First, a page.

Pew Research recently reported similar evidence that Americans are more worried about the impact of the virus on the national economy than on their personal situations. Their results show that 88% of Americans say the coronavirus outbreak is a major threat to the U.S. economy, while less than half — 41% — say that the outbreak is a major threat to their personal financial situation.

There are numerous other measures showing just how parlous Americans judge the national economy to be.

  • Similar to Gallup’s Economic Confidence Index noted above, the Conference Board’s Consumer Confidence Index has shown the largest drop in that index’s history. The Bloomberg Consumer Comfort Index shows similar declines. (Both have leveled off more recently).
  • Three-quarters of Americans now say the nation is in either a recession or a depression, the highest such percentage since Gallup began tracking this measure in late March.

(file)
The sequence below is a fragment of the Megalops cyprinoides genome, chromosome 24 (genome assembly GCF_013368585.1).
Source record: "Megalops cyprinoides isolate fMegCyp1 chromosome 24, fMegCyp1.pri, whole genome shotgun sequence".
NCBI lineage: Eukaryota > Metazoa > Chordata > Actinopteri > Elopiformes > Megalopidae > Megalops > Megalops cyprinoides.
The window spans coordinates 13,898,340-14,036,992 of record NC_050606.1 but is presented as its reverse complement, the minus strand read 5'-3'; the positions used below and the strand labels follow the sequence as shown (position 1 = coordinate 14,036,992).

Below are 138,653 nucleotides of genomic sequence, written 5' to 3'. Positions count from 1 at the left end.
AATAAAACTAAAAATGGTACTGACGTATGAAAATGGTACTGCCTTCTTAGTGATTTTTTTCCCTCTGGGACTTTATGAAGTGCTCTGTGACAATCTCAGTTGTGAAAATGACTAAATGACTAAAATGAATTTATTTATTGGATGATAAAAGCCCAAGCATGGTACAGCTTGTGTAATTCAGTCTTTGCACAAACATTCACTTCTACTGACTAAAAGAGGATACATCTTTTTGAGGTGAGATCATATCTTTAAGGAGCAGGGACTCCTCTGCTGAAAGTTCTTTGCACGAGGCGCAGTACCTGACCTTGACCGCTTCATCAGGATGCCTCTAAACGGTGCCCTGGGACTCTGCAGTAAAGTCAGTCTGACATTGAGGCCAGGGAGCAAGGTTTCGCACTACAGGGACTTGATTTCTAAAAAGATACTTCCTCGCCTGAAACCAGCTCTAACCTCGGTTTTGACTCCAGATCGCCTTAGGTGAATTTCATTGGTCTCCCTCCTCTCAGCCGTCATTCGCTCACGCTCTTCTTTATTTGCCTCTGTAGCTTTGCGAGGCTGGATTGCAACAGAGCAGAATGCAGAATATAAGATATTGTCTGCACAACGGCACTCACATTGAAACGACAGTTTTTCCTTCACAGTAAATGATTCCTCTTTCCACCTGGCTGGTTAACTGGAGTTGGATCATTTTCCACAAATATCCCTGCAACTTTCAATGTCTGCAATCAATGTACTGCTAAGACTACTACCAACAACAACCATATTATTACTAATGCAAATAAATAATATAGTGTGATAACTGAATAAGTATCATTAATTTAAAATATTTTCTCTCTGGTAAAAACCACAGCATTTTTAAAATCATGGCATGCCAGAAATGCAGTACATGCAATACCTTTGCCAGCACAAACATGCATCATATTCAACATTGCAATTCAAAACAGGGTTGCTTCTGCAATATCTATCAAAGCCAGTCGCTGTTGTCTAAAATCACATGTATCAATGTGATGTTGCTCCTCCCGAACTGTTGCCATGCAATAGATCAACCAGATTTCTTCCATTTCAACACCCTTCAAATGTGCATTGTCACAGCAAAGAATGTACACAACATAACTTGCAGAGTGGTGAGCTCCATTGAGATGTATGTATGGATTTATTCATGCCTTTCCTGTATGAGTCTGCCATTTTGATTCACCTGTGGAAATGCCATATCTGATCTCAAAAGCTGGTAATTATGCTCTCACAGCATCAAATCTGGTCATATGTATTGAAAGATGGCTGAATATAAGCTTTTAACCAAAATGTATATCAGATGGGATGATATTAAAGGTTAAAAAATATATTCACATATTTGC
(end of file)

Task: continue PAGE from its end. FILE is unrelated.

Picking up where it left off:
• A long-standing Gallup trend question finds that 22% of Americans say it is a good time to find a quality job, down from as high as 67% three months ago.
  • Well over half of Americans in Gallup polling say it may be a year or more before the economy recovers, and a CNN poll shows a drop in Americans’ confidence that the economic problems are only temporary.
  • Both Gallup and Federal Reserve data show that Americans increasingly report a drop in consumer spending, which obviously hurts the national economy. The percentage (in Gallup data) who say they are spending less is on par with measurements from 2009-2010.